Strawberry poison frogs feed their babies poison eggs
Mar20

Strawberry poison frogs feed their babies poison eggs

The Strawberry poison frog lavishes care upon its offspring. In the March issue of Ecology, out Monday the 17th, Stynoski et al. report that the female frog fortifies its progeny with defensive chemicals. Also in this issue: P value debates, arctic warming, and estimating the success of biological invasions. Tiny, toxic, and ostentatiously beautiful, the strawberry poison dart (Oophaga  pumilio) is the kind of frog to lavish care upon...

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Global economic pressures trickle down to local landscape change, altering disease risk

by Liza Lester, ESA communications officer The pressures of global trade may heighten disease incidence by dictating changes in land use. A boom in disease-carrying ticks and chiggers has followed the abandonment of rice cultivation in Taiwanese paddies, say ecologist Chi-Chien Kuo and colleagues, demonstrating the potential for global commodities pricing to drive the spread of infections. Their work appears in the September issue of...

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A marketplace for nature’s services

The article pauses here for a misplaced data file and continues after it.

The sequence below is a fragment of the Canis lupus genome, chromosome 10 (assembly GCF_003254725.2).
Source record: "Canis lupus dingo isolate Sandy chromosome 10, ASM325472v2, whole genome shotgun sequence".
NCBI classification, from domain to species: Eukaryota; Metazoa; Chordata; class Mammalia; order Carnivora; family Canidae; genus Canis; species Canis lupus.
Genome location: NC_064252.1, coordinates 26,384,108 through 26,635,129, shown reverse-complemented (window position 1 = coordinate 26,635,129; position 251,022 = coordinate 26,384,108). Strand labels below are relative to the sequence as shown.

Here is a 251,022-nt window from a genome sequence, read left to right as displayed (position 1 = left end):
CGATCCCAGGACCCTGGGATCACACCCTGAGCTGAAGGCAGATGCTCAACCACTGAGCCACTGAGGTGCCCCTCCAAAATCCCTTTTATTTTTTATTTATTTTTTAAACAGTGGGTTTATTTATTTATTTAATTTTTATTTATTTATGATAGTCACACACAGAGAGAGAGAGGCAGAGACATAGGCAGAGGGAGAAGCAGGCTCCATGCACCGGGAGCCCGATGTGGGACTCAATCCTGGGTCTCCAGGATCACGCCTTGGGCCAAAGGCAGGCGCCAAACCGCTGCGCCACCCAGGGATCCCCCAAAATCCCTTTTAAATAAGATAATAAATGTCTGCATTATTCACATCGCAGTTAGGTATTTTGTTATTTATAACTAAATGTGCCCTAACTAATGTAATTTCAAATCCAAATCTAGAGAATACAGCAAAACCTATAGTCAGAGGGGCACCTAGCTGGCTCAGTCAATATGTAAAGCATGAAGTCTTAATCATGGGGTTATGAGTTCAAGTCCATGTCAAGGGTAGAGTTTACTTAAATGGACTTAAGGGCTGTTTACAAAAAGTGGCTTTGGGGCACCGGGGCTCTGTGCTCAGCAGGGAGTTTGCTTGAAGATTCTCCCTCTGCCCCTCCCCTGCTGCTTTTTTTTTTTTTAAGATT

In the Willamette River watershed, an experiment in ecosystem economics is underway. Map of the Willamette River Basin; Temperature Effects of Point Sources, Riparian Shading, and Dam Operations on the Willamette River. Credit, Oregon Water Science Center, USGS. “What we want to do,” said Bobby Cochran, “Is take the money that we’re spending now and redirect it the way nature would spend it.” Cochran is executive director of the...

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Economist William Nordhaus rebuts “No Need to Panic About Global Warming” WSJ Op-Ed

By Liza Lester, ESA communications officer. “My response is primarily designed to correct their misleading description of my own research; but it also is directed more broadly at their attempt to discredit scientists and scientific research on climate change.” WILLIAM Nordhaus is not pulling any punches. The Yale economist and author of A Question of Balance: Weighing the Options on Global Warming Policies (Yale University Press,...

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Spaceship Earth?

This post contributed by Liza Lester, ESA communications officer Astronaut Bruce McCandless II drifts free, 350 kilometers above Earth’s surface and 100 meters from the safe haven of the Space Shuttle Challenger, during one of NASA’s first un-tethered spacewalks (credit, STS-41B, NASA 1984, via the Astronomy Picture of the Day). Invisible bonds of absolute necessity hold the free-flying astronaut to his shuttle, and to Earth below. He...

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